When zero was a magic number

Like many broadsheet newspapers around the world, The Sunday Telegraph in the UK sees quite a diverse range of subjects discussed in its Letters to the Editor section. From events of global importance, to the most trivial of topics that only concern the smallest slivers of society. The latter was never truer than on February 15, 1987.

Keith Rodger from Wilmslow in Cheshire wrote: “I note that the first of October this year, 1. 10. 1987 will read 7, 8, 9, 10, 11 in reverse. This must be a very rare occurrence. Is it worthy of note?”

“Who cares?” I hear you ask. Well, one of the few people who did care was a Mr. Kenneth Robert Imeson of Cambridge. The then 78-year-old retired teacher, was still a man who loved numbers. He had yet to finish his 1989 book “The Magic of Number“.

the magic of number

Evidence of his love dates back to 1947. As a Cambridge graduate and headmaster of Sir Joseph William Mathematical School in Rochester, Kent, he wrote, in vain, to University College London asking that biologists get better mathematics training.

K. R. Imeson (front row, fourth from left), Headmaster of Nottingham High School, 1954

K. R. Imeson (front row, fourth from left), Headmaster of Nottingham High School, 1954. [Old Nottinghamians’ Society Yearbook 2009/2010]

So on that February Sunday in 1987, Imeson took on Rodger’s challenge and penned a letter detailing some past occurrences: 1.10.198, 5.4.321, 9.8.765, 2.11.1019 & 21.1.1019; along with the next time he figured it would happen: 6.5.4321.

The Sunday Telegraph printed his letter on February 22nd – something which would have made him proud, were it not for the short letter, from another reader, that followed it. It read: “What about 5th of April, 3210 – 5-4-3-2-1-0?”*

An embarrassment for the old teacher for sure. But the Sunday Telegraph’s editor decided to hit him with a sucker punch, and included the reader’s age: 9.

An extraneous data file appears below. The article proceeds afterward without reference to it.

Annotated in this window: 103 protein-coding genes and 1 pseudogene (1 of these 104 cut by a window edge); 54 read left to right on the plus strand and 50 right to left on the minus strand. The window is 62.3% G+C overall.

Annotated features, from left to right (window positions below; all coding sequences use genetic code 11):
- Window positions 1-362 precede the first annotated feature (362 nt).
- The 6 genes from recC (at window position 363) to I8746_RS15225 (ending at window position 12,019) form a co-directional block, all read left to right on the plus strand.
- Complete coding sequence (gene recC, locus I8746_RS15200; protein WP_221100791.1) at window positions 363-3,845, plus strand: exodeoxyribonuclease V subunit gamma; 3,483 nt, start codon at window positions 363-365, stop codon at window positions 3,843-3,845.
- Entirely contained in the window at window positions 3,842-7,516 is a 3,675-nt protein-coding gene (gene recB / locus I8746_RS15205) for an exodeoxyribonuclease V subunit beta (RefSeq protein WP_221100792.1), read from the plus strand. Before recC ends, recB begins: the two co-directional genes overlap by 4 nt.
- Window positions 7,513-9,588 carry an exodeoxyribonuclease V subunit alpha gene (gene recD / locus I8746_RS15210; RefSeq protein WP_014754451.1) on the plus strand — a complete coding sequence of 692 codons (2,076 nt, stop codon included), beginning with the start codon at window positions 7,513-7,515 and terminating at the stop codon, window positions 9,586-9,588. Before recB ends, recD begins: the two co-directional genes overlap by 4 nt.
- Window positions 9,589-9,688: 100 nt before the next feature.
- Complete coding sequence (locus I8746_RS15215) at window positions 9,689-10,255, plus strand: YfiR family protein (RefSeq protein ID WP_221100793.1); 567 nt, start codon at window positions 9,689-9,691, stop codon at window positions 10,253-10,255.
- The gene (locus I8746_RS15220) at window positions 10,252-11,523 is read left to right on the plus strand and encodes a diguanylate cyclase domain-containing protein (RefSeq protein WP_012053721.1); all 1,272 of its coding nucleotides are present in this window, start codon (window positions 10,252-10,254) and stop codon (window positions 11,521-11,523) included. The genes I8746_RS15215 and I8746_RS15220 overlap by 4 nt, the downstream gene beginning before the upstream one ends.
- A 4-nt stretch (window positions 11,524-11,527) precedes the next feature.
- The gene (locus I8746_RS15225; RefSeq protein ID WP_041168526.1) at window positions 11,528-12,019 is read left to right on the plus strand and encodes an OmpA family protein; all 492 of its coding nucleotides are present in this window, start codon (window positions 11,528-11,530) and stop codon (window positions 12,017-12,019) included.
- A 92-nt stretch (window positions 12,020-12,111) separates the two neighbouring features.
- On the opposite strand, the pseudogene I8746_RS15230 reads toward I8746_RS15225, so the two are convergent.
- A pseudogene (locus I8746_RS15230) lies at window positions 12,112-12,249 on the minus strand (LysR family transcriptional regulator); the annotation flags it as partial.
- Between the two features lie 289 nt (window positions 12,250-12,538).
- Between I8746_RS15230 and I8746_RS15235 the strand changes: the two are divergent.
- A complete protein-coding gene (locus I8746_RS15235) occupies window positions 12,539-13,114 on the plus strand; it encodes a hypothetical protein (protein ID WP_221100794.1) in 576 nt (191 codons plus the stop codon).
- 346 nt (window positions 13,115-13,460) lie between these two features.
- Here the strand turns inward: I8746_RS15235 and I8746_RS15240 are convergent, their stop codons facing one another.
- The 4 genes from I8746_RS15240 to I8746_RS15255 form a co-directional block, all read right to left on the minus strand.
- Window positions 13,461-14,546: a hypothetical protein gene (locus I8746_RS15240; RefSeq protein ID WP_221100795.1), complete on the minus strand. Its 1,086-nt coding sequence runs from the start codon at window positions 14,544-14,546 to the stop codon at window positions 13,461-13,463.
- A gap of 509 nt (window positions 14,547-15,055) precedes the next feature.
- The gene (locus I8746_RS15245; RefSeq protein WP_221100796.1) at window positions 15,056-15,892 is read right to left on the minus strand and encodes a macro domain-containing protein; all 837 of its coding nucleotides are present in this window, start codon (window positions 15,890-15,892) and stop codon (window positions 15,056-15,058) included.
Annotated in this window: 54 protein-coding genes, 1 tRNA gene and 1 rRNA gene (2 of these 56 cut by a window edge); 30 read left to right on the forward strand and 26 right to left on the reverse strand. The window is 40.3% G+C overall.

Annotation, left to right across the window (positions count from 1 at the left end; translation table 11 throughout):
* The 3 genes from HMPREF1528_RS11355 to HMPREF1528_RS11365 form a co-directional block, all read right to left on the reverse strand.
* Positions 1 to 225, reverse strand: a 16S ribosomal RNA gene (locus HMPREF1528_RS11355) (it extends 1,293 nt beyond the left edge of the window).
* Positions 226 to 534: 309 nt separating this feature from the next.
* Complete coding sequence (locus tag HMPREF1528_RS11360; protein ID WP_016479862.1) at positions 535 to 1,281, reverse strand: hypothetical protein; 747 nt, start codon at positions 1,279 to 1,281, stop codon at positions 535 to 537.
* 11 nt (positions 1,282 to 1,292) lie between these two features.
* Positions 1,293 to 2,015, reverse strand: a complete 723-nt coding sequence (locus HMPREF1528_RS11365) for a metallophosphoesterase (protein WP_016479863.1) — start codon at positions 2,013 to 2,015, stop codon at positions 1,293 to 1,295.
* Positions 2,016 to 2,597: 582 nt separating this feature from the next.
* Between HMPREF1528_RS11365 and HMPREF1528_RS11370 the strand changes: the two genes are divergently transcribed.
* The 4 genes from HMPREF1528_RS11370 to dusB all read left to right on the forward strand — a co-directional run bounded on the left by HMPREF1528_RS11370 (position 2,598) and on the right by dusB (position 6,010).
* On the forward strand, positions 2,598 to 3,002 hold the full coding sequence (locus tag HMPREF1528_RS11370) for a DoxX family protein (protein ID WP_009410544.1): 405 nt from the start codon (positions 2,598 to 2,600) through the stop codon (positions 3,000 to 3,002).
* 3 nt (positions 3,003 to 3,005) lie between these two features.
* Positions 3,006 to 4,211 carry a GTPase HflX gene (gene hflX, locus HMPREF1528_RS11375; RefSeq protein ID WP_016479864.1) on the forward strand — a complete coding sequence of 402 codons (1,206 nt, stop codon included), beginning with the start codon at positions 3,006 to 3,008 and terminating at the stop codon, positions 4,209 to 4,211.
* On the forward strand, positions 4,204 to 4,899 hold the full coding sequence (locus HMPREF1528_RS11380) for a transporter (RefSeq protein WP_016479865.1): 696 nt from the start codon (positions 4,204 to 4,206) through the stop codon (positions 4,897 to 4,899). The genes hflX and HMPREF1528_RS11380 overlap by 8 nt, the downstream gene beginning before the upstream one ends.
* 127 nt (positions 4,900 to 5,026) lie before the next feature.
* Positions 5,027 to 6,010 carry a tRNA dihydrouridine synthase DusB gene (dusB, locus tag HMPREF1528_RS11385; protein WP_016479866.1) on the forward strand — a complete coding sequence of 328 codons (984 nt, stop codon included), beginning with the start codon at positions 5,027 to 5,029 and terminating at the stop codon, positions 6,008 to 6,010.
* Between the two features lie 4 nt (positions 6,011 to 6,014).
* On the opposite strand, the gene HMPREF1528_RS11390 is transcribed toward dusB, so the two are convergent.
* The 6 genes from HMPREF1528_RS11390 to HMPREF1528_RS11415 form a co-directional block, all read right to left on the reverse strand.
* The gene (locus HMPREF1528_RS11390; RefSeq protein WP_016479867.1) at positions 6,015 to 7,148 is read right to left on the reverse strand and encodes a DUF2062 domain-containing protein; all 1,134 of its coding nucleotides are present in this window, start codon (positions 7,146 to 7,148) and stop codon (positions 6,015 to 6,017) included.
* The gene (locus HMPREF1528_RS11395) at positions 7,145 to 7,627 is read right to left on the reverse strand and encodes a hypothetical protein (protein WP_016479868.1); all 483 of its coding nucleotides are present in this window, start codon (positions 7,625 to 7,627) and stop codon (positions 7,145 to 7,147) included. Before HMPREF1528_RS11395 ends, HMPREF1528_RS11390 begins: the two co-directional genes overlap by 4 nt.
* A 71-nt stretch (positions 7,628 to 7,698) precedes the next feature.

Yes, that reader was me. My one-line letter came up in conversation last month, when I was home in Ireland for Christmas. My dad spent hours trying to find the clipping, but couldn’t locate it before I returned to Canada. He mailed it to me this week. It’s the first time I’ve seen it since 1987.

Me, my family, and our friends' dog "Auburn", circa 1987.

Me, my family, and our friends’ dog Auburn, circa 1987.

What had actually happened back in 1987 was that my dad read the original letter from Keith Rodgers, and challenged me to figure out when such a date would next occur. I remember sitting down to do it. When I was done, he told me to write to the editor, but “keep it short!” I did.

The following Sunday morning I heard the paper come through the letterbox. (My dad, who lived in the UK in his 20s, still reads at least one Irish newspaper and one English newspaper every Sunday). I leaped down the stairs, checked it, and saw my name. I ran back upstairs to wake dad and show him. I remember him laughing, noting the number of times he had written to newspapers, sometimes without being published.

The Sunday Telegraph letters page, February 22, 1987. Who knew Canadian-style breakfasts were so popular in the '80s?

The Sunday Telegraph letters page, February 22, 1987. Who knew Canadian-style breakfasts were so popular in the ’80s?

I had always wondered who that other man was. I felt sorry for him back then. It was a simple mistake. This week, having researched his life, I feel even worse.

Imeson died aged 85, in April 1994, just weeks before I sat my Leaving Certificate state exam at the end of my five years of secondary school. My only A was in mathematics. I suppose it was partly because I accounted for zeros. It’s easy to miss what’s not even there.


*An even closer future date, albeit with a shorter sequence, is: 3.1.2111. Turns out I wasn’t so smart after all.

One response to “When zero was a magic number

  1. Roger Russell

    Imeson was a deeply unpleasant man like many of his generation and profession.

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